(4) an individual who is a general partner, principal or employer of the director.

Certain conflicts of interest are easy to identify and remedy while others are not as simple.  Most of the examples used above are “easy conflicts.”  The following are examples of “hard conflicts.”  Is there a conflict of interest if a director votes to approve a deck enclosure of a neighbor when the director is thinking about making a similar change to his/her property?  What about when the directors are establishing a roof repair schedule for the community because the roofs on four of the ten buildings in the condominium need to be replaced and a director lives in one of those four buildings?  Although these examples may seem like conflicts of interest, they probably do not rise to such a level.
In the first example, unless the neighbor is a “related person” to the director or the neighbor is giving the director money if the director approves the deck, there really is no conflict.  The director himself/herself still must submit plans and specifications for his/her own proposed deck, in which case the director would then have a conflict of interest, and the transaction is of no financial significance to the director.

In the second example the director seems to have a conflict of interest because he/she lives in one of the buildings that need a new roof.  Maybe the director will try to steer the board to put his building at the top of the maintenance list.  Conversely, maybe the director will try to steer the board away from scheduling his building first in order to avoid the appearance of a conflict, but what if the director’s building really should be first, because it is most in need of repairs?  Although this situation appears to create a conflict of interest for the director, an actual conflict of interest probably does not exist.  Just because a director may be affected by a decision being made by the board does not mean the director has a conflict of interest in participating in such decision.  However, if the director is uncomfortable with the situation and feels that the best way to handle the issue is to treat it as if a conflict of interest does exist, the following paragraph explains what the director should do to avoid such conflict.

If a conflict of interest exists, the transaction may not be prevented by the members or set aside after-the-fact, nor will the transaction give rise to damages or other sanctions if:  (1) the director with the conflict of interest discloses such conflict to the other board members, and (2) after the required disclosures the transaction receives the affirmative vote of a majority (but not less than two) of the qualified directors or a duly empowered committee who voted on the transaction.  If the director with the conflict of interest cannot disclose the details of the conflict because of some professional canon or duty of confidentiality to another person, the director must disclose to the qualified directors the nature of the conflict and the limitations imposed on him/her.  After such disclosure, the conflicted director, who cannot disclose the details of the conflict can play no part, directly or indirectly, in any deliberations or vote on the issue.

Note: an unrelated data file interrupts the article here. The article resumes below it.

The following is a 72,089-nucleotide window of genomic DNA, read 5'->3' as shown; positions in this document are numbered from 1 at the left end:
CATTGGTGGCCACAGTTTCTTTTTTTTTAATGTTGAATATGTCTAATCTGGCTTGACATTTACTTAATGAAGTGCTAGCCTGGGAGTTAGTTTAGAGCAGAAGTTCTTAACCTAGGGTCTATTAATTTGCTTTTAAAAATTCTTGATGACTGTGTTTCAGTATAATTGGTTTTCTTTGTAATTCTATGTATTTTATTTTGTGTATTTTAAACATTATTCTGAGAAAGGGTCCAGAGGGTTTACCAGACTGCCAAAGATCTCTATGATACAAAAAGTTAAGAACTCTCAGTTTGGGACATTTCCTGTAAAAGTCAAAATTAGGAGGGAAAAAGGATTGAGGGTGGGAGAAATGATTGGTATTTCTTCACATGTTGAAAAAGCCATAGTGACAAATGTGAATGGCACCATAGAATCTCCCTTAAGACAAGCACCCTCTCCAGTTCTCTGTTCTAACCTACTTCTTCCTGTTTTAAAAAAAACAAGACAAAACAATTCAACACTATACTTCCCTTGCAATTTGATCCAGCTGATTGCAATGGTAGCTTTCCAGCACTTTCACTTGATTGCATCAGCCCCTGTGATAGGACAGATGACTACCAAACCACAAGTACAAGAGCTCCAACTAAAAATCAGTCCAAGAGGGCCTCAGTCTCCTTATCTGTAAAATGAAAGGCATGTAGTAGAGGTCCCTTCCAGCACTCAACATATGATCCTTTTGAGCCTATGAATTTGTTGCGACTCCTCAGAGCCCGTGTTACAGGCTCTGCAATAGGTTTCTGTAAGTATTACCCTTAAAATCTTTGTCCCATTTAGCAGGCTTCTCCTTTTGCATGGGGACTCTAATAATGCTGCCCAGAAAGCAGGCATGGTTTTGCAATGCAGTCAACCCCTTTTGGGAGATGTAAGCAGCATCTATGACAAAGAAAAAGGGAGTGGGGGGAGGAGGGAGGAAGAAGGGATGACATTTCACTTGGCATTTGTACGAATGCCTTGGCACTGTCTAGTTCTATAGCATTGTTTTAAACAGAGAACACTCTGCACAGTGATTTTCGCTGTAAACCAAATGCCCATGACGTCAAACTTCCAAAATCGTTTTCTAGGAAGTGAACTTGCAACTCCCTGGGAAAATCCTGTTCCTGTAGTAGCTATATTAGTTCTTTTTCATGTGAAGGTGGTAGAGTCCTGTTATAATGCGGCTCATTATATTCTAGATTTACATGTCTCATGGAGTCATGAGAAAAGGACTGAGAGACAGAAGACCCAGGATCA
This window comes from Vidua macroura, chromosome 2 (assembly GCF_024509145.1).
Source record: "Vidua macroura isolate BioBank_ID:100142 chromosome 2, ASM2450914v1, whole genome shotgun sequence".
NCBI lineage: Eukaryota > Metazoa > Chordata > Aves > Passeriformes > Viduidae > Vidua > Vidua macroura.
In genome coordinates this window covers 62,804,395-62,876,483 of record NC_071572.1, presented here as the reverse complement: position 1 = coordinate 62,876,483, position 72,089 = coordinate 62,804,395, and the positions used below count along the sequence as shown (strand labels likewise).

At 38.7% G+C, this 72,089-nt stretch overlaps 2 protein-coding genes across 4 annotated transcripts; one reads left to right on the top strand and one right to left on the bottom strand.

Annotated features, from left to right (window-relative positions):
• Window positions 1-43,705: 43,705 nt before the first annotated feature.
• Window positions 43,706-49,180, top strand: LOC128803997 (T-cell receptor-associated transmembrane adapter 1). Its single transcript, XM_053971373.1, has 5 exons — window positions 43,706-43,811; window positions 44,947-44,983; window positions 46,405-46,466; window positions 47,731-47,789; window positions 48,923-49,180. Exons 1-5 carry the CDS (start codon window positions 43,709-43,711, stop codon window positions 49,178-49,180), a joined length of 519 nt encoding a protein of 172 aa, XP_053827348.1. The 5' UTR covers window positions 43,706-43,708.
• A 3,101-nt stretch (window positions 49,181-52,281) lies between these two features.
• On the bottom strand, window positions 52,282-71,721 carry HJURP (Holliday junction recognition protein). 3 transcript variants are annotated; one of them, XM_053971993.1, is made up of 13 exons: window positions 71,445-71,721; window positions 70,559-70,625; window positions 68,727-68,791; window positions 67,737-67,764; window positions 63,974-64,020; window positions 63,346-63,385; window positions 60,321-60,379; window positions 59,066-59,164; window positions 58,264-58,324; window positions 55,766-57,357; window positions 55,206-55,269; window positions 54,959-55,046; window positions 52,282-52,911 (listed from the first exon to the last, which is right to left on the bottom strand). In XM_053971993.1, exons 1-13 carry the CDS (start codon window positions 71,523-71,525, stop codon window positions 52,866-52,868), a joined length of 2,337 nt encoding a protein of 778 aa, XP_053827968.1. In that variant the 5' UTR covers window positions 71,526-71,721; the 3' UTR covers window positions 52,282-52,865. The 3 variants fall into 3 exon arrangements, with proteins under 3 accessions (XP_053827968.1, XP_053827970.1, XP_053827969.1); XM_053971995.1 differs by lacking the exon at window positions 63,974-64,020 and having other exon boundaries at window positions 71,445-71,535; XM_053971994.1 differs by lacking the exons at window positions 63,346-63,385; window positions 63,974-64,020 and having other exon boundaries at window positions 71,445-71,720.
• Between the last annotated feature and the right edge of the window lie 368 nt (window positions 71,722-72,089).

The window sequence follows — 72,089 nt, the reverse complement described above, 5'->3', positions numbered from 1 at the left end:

For purposes of voting on a transaction with which a director has a conflict of interest, a majority of the qualified directors constitutes a quorum of the board of directors (so long as such majority equals two or more people).

After the vote takes place, the entire board of directors should execute a resolution describing what actions were taken by the conflicted director and the other qualified directors to avoid such conflict.



1. Notice of Board Meetings.  Pursuant to the Non-Profit Corporate Code, unless the association’s legal instruments state otherwise, regular meetings of the board can take place without notice of the date, time, place and purpose of the meeting.  This is true only if an association has a regular, or pre-determined board meeting scheduled (such as the first Tuesday of each month, or the fifteenth of every month).  If the board meetings are not pre-arranged, there must be at least two days notice to each director.  The notice must provide the date, time and location of the meeting.   The purpose of a board meeting does not have to be stated in the notice.
So long as the association’s legal instruments provide, the association is permitted to send notice of board meetings in writing (via mail, courier or facsimile), by electronic mail or by leaving a telephone message for the board member.  A director may waive the notice requirement if he/she executes a written statement which is included in the minutes of the meeting or is filed in the association’s records.  A director automatically waives notice by attending or participating in the subject board meeting, unless he/she objects to the holding of the meeting and does not vote or assent to any action taken at such meeting.